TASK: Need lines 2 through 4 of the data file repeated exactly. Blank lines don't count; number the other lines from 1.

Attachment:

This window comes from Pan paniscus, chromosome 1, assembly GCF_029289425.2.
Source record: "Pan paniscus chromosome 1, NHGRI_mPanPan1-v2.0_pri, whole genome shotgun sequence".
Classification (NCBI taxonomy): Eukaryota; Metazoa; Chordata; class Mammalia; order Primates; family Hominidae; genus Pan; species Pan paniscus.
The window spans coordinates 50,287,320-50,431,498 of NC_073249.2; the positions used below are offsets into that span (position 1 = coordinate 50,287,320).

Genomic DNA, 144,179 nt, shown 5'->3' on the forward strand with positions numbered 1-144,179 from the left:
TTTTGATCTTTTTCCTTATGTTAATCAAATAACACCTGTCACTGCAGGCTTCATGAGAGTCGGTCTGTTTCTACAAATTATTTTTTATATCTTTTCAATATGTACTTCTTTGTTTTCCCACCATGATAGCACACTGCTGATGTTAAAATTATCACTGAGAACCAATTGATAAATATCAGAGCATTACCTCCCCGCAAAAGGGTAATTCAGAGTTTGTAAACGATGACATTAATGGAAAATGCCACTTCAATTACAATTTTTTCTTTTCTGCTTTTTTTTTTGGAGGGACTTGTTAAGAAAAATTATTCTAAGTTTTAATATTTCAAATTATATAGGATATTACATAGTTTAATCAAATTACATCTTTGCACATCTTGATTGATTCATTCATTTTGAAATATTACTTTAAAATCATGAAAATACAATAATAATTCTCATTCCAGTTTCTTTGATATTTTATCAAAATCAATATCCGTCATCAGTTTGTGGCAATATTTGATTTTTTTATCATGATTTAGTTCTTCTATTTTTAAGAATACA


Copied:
Source record: "Pan paniscus chromosome 1, NHGRI_mPanPan1-v2.0_pri, whole genome shotgun sequence".
Classification (NCBI taxonomy): Eukaryota; Metazoa; Chordata; class Mammalia; order Primates; family Hominidae; genus Pan; species Pan paniscus.
The window spans coordinates 50,287,320-50,431,498 of NC_073249.2; the positions used below are offsets into that span (position 1 = coordinate 50,287,320).